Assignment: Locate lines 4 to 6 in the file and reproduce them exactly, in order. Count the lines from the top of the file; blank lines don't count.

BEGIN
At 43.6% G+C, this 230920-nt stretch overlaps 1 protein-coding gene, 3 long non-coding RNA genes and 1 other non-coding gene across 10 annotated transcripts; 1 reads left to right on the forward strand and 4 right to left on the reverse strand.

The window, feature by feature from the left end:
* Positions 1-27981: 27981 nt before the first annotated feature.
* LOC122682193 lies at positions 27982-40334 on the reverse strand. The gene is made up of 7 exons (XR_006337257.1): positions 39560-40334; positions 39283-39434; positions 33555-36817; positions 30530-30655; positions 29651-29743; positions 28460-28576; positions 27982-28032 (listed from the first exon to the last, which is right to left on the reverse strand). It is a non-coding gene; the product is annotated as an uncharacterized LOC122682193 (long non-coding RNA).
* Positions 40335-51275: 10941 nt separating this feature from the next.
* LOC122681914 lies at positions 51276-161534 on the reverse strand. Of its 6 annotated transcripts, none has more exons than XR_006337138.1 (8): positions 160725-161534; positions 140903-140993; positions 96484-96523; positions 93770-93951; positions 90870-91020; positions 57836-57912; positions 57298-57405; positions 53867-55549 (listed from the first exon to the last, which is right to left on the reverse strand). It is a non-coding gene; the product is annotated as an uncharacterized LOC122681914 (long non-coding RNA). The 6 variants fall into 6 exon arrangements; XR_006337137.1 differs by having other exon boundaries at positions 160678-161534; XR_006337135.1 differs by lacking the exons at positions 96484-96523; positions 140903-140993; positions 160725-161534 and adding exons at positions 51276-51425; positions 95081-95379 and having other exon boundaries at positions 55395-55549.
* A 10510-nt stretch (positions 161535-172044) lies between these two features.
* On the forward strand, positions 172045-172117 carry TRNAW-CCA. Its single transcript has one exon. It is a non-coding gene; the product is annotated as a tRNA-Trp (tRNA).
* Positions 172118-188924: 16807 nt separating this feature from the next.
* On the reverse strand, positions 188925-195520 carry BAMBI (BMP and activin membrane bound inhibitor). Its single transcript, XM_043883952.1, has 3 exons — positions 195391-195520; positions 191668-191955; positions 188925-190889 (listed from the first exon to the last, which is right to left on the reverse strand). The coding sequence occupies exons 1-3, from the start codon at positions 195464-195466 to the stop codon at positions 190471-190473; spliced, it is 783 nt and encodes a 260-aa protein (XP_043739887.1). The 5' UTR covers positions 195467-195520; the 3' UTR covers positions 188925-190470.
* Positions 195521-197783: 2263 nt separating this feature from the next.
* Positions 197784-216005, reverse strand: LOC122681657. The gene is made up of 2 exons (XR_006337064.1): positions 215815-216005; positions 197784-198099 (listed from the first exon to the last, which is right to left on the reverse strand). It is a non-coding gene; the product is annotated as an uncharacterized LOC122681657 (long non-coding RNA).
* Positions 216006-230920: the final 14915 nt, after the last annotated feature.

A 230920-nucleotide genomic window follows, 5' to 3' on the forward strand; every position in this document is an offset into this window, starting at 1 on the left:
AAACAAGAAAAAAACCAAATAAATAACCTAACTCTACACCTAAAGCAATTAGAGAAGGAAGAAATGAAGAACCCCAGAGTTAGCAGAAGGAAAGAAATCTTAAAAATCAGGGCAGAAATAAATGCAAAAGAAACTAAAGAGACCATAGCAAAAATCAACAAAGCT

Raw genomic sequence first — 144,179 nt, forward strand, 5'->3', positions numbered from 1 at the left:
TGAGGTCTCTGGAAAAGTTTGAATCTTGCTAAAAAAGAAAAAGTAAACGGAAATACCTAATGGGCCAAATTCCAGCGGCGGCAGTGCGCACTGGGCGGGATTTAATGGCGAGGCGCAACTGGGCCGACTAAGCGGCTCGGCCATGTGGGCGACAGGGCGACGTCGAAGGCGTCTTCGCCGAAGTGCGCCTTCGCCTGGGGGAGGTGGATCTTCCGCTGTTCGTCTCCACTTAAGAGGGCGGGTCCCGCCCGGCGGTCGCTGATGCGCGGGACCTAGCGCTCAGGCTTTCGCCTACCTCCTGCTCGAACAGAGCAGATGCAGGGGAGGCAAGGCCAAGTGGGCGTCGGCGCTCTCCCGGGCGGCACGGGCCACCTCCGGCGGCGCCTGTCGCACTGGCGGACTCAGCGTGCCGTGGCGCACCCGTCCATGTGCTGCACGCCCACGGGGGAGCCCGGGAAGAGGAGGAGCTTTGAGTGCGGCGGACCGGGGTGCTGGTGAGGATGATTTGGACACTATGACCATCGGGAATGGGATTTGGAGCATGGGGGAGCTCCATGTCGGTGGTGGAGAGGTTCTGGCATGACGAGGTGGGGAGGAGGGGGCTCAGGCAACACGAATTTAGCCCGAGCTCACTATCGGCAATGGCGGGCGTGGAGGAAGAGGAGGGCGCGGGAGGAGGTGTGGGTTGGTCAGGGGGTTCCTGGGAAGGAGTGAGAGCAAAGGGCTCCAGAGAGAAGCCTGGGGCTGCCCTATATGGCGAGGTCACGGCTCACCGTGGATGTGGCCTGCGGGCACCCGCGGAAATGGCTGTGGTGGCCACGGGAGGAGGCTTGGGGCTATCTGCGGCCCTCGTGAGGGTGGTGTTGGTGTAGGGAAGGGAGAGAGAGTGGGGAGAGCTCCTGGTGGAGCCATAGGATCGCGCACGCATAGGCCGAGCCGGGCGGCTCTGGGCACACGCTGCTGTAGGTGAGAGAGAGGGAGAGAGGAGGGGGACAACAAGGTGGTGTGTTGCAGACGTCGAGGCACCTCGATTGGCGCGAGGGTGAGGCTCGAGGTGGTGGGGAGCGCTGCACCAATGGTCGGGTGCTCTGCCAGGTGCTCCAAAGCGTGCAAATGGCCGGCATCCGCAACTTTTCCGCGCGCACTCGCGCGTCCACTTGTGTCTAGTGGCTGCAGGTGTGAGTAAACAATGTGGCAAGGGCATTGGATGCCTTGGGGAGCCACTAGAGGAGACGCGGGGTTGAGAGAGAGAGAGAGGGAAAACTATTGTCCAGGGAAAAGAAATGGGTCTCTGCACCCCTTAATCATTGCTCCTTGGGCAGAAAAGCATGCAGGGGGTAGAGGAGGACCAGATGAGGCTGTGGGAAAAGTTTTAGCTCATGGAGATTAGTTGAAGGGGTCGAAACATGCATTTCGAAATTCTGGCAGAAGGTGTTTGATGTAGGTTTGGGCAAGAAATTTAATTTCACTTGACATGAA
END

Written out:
* LOC122682193 lies at positions 27982-40334 on the reverse strand. The gene is made up of 7 exons (XR_006337257.1): positions 39560-40334; positions 39283-39434; positions 33555-36817; positions 30530-30655; positions 29651-29743; positions 28460-28576; positions 27982-28032 (listed from the first exon to the last, which is right to left on the reverse strand). It is a non-coding gene; the product is annotated as an uncharacterized LOC122682193 (long non-coding RNA).
* Positions 40335-51275: 10941 nt separating this feature from the next.
* LOC122681914 lies at positions 51276-161534 on the reverse strand. Of its 6 annotated transcripts, none has more exons than XR_006337138.1 (8): positions 160725-161534; positions 140903-140993; positions 96484-96523; positions 93770-93951; positions 90870-91020; positions 57836-57912; positions 57298-57405; positions 53867-55549 (listed from the first exon to the last, which is right to left on the reverse strand). It is a non-coding gene; the product is annotated as an uncharacterized LOC122681914 (long non-coding RNA). The 6 variants fall into 6 exon arrangements; XR_006337137.1 differs by having other exon boundaries at positions 160678-161534; XR_006337135.1 differs by lacking the exons at positions 96484-96523; positions 140903-140993; positions 160725-161534 and adding exons at positions 51276-51425; positions 95081-95379 and having other exon boundaries at positions 55395-55549.